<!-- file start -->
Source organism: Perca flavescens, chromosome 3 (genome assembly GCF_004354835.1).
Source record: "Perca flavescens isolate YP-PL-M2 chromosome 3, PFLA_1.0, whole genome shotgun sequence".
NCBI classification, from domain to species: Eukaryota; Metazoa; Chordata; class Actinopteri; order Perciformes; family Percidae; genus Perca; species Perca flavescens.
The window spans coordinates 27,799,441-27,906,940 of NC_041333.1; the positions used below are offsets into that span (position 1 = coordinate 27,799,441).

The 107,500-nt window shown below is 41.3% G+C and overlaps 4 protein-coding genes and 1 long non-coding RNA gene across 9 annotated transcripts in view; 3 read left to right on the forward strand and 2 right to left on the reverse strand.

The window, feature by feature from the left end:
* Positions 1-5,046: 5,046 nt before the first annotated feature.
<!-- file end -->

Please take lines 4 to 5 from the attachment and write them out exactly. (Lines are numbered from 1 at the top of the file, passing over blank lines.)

The window spans coordinates 27,799,441-27,906,940 of NC_041333.1; the positions used below are offsets into that span (position 1 = coordinate 27,799,441).

The 107,500-nt window shown below is 41.3% G+C and overlaps 4 protein-coding genes and 1 long non-coding RNA gene across 9 annotated transcripts in view; 3 read left to right on the forward strand and 2 right to left on the reverse strand.